After Pakistan, Here Comes China to Shift the Market Again

May 10, 2018

For weeks, the main story in the demolition market was about Pakistan. This time around the “tune” of the market is heading further more to the East. In its latest weekly report, shipbroker Clarkson Platou Hellas highlighted this very fact, by noting that “the main talking point in the recycling world last week has been the surprise announcement that China is to cease the permitting of international flagged ships for recycling into the country from the beginning of 2019. Obviously, Chinese flagged vessels will still be allowed to be dismantled internally at the local yards but the state subsidies ended last year and therefore it is felt even Chinese flagged units will become sales candidates for the Indian sub. Continent in view of the current pricing being seen from China. The Chinese Government have, for some time now, been trying to crack down on polluters /waste producing industries and many yards have not received licences for ship recycling since these events”.


According to the shipbroker, “in view of this, owners will have to succumb to the fact that, with the exception of Turkey, the H.K Convention approved recycling yards in Alang will have to be taken more seriously following the incredible improvements that have been made at these yards over many years and the fact that these yards now can only offer owners the only alternative at this current time for green recycling. The Indian sub-continent markets have remained stable this week after the small price corrections witnessed recently. With Pakistan once again ‘open for business’ for tanker units, the improved price levels eagerly awaited have not materialised and it would appear cash buyers with the larger tanker units in their hands have finally come to terms with this situation and are now offloading their previously acquired tankers for the best possible price they can, even at a loss. The mini budget announced earlier in the week in Pakistan confirmed initial fears that further taxes have been introduced on customs duty at around 1%, affecting the importing of ships for recycling. However, it is hoped this will not ease the Pakistani breakers appetite for tonnage and with the upcoming holy month of Ramadan nearly upon us, the usual scramble to purchase tonnage prior to this period with a temporary price surge may occur again”, Clarkson Platou Hellas concluded.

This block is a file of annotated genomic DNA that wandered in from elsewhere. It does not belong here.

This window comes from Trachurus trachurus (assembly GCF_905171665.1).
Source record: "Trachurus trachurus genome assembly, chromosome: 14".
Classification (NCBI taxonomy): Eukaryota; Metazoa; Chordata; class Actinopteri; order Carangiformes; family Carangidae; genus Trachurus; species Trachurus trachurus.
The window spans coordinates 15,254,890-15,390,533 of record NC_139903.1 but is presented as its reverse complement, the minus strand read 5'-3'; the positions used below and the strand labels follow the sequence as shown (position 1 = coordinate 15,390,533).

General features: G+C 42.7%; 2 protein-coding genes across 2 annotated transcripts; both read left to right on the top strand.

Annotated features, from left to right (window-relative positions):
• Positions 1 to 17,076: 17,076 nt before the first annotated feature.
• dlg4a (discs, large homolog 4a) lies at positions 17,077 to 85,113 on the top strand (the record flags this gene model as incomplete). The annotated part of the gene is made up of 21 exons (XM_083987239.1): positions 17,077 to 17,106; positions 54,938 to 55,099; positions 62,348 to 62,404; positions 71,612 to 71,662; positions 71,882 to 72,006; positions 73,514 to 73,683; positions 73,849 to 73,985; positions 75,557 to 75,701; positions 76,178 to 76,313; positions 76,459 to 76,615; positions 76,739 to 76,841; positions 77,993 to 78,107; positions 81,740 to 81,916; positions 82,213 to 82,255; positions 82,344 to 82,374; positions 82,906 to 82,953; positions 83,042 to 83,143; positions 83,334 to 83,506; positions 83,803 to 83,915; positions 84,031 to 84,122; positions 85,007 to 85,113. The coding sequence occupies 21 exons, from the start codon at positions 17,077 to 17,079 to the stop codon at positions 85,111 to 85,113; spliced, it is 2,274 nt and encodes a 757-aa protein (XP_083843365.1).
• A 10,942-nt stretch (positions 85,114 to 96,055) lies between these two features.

In a separate weekly note, Allied Shipbroking said that “there was a considerable flow in demo candidates during the course of this past week , after the slow down noted the week prior. Things in the Indian Sub-Continent remain rather fuzzy for the time being, with most market participants sustaining a more conservative attitude at this point. A considerable softening in offered numbers is more obvious now, while the price gap between Cash buyers and breakers is keeping things on a “tight rope”, with breakers seemingly hesitant to offer more aggressively given the current market situation. All-in-all, given the Pakistan reopening, we haven’t yet felt the true impact in market dynamics that we were expecting a couple of months back, and the following weeks will surely prove to be a good test in order to see if there is true potential for an upward push in scrap prices is really there. At the same time the improved prices for steel products in the Far East has helped bolster things slightly and created a firm support moving forward, especially in China where we noted a fair increase in prices being quoted”, the shipbroker concluded.


Meanwhile, the world’s leading cash-buyer, GMS, said in its report that “tanker related activity ramped up this week as Cash Buyers managed to offload part of the 10 unsold VLCCs that remain in various Cash Buyer hands, most of them into the recently opened Pakistani market. Several units were reportedly committed to Gadani Recyclers this week, however resale levels are well below Cash Buyer expectations as end Buyers remain reluctant to offer above a certain threshold (seemingly matching prices with other local recyclers) in an effort to secure a deal (or two). Presently, only a handful of open and capable (in terms of LC limits) end Buyers who are able to take in large LDT vessels / VLCCs are available in the Gadani market. This has left Cash Buyers scrambling to secure takers for their unsold tonnage at the least painful / loss making levels. Despite these odds, principals of GMS were the first to deliver and beach, not 1 but 2 tankers (including a VLCC) into Gadani after the 18 month hiatus. What is certain is that once the overflow of unsold vessels is committed to local buyers, the next batch of fixtures will likely be concluded at even lower numbers as we head into the traditionally subdued and slower summer / monsoon months. Indeed, several Cash Buyers will have learnt of the challenges and sheer time it takes to clean these large LDT tankers, FSUs, and VLCCs, given the far more stringent local restrictions in India, Bangladesh and now Pakistan. We would like to remind our readers that when gas freeing tankers, all cargo residues, slops and sludges are to be totally cleaned from all cargo and slop tanks – the usual hot works standards of ‘up to two meters in height’ is no longer acceptable in the sub-continent markets”, GMS concluded.

Nikos Roussanoglou, Hellenic Shipping News Worldwide

Source from : hellenicshippingnews